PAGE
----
At the date of the cancellation of the power of revocation, the value of the securities constituting the corpus of the two trusts was nearly $13,000,000. Upon this value the Commissioner assessed against the donor a tax of $2,465,681, which the Board of Tax Appeals confirmed with a slight modification due to a mistake in computation. The taxpayer appealed to the Court of Appeals for the Second Circuit, which reversed the decision of the Board and held the gift exempt. 58 F.2d 188. The case is here on certiorari. chanrobles.com-red
On November 8, 1924, more than eight months before the cancellation of the power of revocation, the Commissioner of Internal Revenue, with the approval of the Secretary of the Treasury, adopted and promulgated the following regulation:
"The creation of a trust where the grantor retains the power to revest in himself title to the corpus of the trust does not constitute a gift subject to tax, but the annual income of the trust which is paid over to the beneficiaries shall be treated as a taxable gift for the year in which so paid. Where the power retained by the grantor to revest in himself title to the corpus is not exercised, a taxable transfer will be treated as taking place in the year in which such power is terminated."
Regulations 67, Article I.
The substance of this regulation has now been carried forward into the Revenue Act of 1932, which will give the rule for later transfers. Revenue Act of 1932, c. 209, 47 Stat. 169, 245, § 501(c). [Footnote 1]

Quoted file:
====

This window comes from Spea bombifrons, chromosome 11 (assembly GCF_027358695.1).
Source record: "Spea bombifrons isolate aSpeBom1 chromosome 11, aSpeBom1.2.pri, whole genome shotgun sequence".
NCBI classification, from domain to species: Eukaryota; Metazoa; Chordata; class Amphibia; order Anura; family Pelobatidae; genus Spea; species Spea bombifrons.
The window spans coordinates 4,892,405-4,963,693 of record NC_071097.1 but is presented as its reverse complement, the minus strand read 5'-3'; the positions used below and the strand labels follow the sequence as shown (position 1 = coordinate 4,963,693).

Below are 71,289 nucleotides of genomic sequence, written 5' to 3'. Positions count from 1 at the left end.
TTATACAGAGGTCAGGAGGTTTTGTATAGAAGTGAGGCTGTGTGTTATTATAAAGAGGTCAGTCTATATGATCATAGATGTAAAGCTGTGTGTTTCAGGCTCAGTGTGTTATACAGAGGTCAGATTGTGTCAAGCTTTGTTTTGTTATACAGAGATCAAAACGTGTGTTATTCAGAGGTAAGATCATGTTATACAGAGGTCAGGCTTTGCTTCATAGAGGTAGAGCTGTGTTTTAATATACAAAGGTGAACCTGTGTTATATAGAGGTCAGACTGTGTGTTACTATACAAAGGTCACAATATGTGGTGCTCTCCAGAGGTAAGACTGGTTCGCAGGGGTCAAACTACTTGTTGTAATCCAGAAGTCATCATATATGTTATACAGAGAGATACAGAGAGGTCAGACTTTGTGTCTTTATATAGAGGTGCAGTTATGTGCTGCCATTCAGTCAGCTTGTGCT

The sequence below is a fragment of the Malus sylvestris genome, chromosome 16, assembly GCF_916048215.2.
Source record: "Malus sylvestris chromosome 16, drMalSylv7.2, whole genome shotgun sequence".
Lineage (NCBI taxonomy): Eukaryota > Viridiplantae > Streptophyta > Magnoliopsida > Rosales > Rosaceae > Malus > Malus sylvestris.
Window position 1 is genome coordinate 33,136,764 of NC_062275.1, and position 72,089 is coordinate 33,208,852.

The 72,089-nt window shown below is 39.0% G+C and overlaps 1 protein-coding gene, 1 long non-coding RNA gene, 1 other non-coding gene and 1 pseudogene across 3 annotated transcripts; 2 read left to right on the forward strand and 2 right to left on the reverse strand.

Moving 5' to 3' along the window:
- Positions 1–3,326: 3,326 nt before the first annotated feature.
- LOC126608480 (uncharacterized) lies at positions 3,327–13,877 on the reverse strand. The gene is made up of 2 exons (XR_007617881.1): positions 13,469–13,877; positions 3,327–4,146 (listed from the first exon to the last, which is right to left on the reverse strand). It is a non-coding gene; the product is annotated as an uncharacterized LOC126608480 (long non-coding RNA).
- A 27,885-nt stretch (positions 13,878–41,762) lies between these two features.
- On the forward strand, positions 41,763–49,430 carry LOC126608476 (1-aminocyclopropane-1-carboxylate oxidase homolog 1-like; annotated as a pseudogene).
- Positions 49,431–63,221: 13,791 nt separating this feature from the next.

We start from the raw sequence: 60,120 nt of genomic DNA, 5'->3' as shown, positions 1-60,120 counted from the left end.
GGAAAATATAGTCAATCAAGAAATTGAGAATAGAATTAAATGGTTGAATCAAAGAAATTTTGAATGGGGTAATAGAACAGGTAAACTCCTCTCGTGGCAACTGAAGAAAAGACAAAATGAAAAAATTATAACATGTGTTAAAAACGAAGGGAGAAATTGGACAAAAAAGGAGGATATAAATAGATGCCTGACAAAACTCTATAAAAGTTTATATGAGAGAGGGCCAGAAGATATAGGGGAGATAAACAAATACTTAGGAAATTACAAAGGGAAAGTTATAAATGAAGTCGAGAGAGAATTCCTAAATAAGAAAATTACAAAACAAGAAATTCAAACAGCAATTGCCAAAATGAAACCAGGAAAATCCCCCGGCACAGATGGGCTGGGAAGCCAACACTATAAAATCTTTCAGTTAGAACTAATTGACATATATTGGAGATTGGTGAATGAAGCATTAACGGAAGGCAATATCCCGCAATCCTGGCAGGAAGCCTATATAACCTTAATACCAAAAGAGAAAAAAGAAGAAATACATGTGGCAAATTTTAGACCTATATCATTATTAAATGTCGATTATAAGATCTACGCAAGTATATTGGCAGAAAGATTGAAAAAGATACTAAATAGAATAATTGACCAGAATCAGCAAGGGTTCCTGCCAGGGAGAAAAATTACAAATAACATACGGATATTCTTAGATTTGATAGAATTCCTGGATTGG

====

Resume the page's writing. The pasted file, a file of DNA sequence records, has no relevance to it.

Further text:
We think the regulation, and the later statute continuing it, are declaratory of the law which Congress meant to establish in 1924.
"Taxation is not so much concerned with the refinements of title as it is with actual command over the property taxed -- the actual benefit for which the tax is paid."
Corliss v. Bowers, 281 U. S. 376, 281 U. S. 378; cf. Chase National Bank v. United States, 278 U. S. 327; Saltonstall v. Saltonstall, 276 U. S. 260; 281 U. S. 503; Burnet v. Harmel, 287 U. S. 103; Palmer v. Bender, 287 U. S. 551. While the powers of revocation stood uncancelled in the deeds, the gifts, from the point of view of substance, were inchoate and imperfect. By concession, there would have been no gift in any aspect if the donor had attempted to attain the same result by the mere delivery of the securities into the hands of the donees. A power of revocation accompanying delivery would have made the gift a nullity. Basket v. Hassell, 107 U. S. 602. By the execution of deeds and the creation of trusts, the settlor did indeed succeed in divesting himself of title and transferring it to others (Stone v. Hackett, 12 Gray 227; Van Cott v. Prentice, 104 N.Y. 45, 10 N.E. 257; National Newark & Essex Banking Co. v. Rosahl, 97 N.J.Eq. 74, 128 A. 586; Jones v. Clifton, 101 U. S. 225), but the substance of his dominion was the same as if these forms had been omitted (Corliss v. Bowers, [email protected]). He was free at any moment, with reason or without, to revest title in himself, except as to any income then collected or accrued. As to the principal of the trusts and as to income to accrue thereafter, the gifts were formal and unreal. They acquired substance and reality for the first time in July, 1925, when the deeds became absolute through the cancellation of the power.
The argument for the respondent is that Congress, in laying a tax upon transfers by gift made in 1924 or in any year thereafter, had in mind the passing of title, not the extinguishment of dominion. In that view, the transfer had been made in 1917, when the deeds of trust were executed. The argument for the government is that what was done in 1917 was preliminary and tentative, and that not till 1925 was there a transfer in the sense that must have been present in the mind of Congress when laying a burden upon gifts. Petitioner and respondent are at one in the view that from the extinguishment of the power there came about a change of legal rights and a shifting chanrobles.com-red